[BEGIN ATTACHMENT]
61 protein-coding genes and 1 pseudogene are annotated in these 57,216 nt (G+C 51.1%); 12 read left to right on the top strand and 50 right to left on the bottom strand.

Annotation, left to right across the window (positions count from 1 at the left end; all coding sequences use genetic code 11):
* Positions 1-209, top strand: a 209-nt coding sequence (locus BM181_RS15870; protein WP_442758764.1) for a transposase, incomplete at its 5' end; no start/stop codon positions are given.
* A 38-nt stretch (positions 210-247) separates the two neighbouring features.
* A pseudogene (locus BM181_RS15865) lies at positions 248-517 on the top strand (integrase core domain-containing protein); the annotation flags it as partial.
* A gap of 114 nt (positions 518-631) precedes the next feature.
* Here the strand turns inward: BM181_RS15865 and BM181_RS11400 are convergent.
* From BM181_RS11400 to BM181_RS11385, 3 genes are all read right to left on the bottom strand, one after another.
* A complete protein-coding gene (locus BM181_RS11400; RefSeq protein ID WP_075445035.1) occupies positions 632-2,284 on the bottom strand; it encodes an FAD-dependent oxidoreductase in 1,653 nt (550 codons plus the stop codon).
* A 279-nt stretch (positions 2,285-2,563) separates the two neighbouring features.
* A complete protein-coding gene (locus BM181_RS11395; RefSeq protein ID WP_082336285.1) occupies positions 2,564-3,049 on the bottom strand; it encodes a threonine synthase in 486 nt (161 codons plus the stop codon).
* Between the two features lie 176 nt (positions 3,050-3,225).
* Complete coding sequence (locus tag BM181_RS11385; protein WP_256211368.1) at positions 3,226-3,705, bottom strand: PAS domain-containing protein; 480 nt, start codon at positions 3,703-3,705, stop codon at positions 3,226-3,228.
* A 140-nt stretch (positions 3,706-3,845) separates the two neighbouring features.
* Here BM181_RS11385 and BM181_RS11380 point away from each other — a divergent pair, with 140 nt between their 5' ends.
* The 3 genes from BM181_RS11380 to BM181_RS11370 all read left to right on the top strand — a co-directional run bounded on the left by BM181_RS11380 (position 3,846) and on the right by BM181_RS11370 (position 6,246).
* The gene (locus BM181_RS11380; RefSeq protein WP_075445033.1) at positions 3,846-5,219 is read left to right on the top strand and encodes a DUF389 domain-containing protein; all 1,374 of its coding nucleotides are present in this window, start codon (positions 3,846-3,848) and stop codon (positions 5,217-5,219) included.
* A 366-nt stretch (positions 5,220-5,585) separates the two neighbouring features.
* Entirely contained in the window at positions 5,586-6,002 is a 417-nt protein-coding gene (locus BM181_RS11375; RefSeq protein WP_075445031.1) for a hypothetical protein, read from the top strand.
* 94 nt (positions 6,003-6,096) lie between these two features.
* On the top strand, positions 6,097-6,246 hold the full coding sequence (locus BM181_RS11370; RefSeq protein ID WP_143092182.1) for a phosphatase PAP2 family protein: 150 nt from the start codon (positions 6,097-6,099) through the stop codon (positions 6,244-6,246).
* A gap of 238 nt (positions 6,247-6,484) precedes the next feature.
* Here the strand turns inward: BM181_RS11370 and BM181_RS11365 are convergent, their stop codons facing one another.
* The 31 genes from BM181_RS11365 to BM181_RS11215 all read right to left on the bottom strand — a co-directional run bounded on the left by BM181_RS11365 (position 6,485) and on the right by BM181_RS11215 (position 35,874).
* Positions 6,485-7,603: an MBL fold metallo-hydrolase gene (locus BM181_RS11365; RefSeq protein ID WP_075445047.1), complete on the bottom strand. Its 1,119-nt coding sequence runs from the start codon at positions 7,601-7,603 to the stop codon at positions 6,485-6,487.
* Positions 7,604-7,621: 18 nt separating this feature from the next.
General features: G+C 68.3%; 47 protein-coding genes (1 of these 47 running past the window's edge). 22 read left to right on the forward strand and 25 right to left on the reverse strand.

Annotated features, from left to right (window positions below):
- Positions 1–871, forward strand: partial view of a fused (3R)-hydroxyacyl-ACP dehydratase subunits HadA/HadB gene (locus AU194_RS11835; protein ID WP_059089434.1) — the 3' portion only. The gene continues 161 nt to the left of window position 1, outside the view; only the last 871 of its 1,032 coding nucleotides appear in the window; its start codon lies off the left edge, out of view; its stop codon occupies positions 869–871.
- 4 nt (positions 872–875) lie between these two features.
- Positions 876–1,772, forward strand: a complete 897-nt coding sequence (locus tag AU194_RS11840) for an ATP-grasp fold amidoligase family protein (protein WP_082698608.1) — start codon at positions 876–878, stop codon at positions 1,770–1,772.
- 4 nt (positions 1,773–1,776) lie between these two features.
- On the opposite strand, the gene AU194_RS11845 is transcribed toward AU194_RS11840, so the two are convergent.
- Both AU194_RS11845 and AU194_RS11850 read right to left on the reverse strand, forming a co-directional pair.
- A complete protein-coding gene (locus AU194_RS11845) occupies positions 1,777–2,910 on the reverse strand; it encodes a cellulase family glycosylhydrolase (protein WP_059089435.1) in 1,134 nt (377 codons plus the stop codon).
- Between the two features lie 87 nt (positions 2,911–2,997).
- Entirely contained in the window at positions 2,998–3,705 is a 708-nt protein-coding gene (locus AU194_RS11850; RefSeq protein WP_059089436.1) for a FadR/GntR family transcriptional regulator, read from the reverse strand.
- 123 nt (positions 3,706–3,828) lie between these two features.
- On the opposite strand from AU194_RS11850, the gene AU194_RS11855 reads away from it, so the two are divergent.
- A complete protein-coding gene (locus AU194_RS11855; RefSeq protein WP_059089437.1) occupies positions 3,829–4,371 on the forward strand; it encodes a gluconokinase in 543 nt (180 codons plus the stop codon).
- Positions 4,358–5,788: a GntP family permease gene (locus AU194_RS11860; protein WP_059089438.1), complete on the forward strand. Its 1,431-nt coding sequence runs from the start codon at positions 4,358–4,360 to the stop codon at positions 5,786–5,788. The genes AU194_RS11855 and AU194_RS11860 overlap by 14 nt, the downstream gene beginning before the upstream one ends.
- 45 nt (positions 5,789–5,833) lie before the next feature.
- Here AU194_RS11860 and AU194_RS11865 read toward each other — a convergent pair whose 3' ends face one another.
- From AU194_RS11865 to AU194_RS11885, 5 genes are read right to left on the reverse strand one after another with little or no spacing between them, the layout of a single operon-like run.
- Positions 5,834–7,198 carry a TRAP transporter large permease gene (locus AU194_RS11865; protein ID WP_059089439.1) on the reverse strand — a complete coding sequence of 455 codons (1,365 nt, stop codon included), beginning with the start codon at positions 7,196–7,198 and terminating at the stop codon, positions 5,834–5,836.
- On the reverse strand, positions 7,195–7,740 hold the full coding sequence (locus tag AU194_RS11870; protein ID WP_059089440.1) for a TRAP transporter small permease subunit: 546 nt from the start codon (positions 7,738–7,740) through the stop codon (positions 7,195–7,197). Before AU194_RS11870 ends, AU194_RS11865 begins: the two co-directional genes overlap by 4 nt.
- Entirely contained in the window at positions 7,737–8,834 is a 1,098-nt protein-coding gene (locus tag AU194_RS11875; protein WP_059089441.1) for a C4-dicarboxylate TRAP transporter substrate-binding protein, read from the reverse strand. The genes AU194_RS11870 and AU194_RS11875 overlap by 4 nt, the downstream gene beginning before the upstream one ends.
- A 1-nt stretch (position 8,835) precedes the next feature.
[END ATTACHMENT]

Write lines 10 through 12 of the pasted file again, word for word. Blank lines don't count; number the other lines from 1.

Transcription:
* A 279-nt stretch (positions 2,285-2,563) separates the two neighbouring features.
* A complete protein-coding gene (locus BM181_RS11395; RefSeq protein ID WP_082336285.1) occupies positions 2,564-3,049 on the bottom strand; it encodes a threonine synthase in 486 nt (161 codons plus the stop codon).
* Between the two features lie 176 nt (positions 3,050-3,225).